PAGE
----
Visual Representations of Digital Connectivities in Everyday Life

Monday, 11 July 2016
Location: Hörsaal 42 (Main Building)
Distributed Paper
Wendy MARTIN, Brunel University London, United Kingdom
Katy PILCHER, Aston University, United Kingdom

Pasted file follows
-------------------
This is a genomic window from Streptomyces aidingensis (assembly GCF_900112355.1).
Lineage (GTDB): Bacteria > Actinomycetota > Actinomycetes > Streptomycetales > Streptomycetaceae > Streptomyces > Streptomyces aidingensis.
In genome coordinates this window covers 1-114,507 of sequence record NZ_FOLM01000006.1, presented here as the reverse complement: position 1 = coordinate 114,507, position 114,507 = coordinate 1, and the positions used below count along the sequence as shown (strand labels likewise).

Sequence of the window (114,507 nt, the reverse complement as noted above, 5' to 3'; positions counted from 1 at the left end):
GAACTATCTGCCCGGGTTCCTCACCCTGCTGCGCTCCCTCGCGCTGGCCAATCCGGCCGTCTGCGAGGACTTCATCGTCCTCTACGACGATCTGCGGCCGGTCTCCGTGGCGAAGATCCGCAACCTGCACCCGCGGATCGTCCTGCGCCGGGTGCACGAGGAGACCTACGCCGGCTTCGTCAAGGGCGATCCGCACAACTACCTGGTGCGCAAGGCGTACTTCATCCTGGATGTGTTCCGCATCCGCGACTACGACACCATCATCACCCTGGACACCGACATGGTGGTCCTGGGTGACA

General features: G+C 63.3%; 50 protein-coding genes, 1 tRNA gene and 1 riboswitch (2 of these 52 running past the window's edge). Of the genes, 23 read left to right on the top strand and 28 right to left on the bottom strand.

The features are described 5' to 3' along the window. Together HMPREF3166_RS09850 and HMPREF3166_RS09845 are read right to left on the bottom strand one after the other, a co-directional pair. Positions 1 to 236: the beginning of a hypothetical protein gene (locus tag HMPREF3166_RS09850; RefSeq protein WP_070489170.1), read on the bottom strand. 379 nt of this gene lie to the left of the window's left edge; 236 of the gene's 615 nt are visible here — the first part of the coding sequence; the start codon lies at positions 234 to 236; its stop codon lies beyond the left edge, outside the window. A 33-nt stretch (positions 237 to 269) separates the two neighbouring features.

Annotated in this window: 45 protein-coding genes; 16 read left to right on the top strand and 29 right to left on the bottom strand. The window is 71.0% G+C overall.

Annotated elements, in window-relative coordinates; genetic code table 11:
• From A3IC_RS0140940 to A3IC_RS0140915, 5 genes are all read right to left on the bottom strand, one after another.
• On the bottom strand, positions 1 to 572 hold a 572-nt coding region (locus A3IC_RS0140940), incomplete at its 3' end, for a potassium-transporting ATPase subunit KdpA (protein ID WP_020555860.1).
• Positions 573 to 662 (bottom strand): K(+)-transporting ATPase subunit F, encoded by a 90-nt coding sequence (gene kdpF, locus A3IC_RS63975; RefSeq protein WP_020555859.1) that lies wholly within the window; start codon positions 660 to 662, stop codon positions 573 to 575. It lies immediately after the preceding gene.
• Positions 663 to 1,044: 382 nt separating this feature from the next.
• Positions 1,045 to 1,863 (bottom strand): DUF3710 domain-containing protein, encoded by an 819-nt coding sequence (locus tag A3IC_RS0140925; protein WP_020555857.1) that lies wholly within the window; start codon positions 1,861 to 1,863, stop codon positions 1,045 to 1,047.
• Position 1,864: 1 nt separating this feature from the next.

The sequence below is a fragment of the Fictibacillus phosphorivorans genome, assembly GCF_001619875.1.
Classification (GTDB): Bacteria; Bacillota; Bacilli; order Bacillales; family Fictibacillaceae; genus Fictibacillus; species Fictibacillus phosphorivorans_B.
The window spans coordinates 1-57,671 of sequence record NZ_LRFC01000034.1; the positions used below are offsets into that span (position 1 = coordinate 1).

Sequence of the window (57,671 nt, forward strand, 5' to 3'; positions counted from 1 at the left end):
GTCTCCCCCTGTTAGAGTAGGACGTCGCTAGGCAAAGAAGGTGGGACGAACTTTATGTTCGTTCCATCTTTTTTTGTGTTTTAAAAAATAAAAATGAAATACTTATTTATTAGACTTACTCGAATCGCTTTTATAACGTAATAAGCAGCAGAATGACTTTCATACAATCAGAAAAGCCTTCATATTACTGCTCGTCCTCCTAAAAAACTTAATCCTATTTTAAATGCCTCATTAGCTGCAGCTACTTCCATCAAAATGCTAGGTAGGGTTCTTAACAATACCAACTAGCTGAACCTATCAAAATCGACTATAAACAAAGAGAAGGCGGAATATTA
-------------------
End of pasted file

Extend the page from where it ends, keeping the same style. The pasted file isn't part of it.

This paper draws on data from the empirical study Photographing Everyday Life: Ageing, Lived Experiences, Time and Space funded by the ESRC, UK. The focus of the project was to explore the significance of the ordinary and day-to-day and focus on the everyday meanings, lived experiences, practical activities, and social contexts in which people in mid to later life live their daily lives. The research involved a diverse sample of 62 women and men aged 50 years and over who took photographs of their different daily routines to create a weekly visual diary. This diary was then explored through in-depth photo-elicitation interviews to make visible the rhythms, patterns and meanings that underlie habitual and routinised everyday worlds. The data was analysed using the software Atlas Ti. The analysis highlighted:  (1) the increasing importance of digital connectivities and the ways in which people in mid to later life actively engage (and resist) technologies of communication in their daily lives; (2) the significance of embodied co-presence and the immediacy of shared space and/or time; and (3) how narratives surrounding engagement (or not) with digital technologies both challenge and reinforce ideas about ageing (and youth) in complex and, at times, contradictory ways. Exploring the routines, meanings, and patterns that underpin everyday life has enabled us to make visible how people build, maintain and experience their social and virtual connections, and the ways in which digital devices and information technologies are being incorporated into (and resisted) within daily life.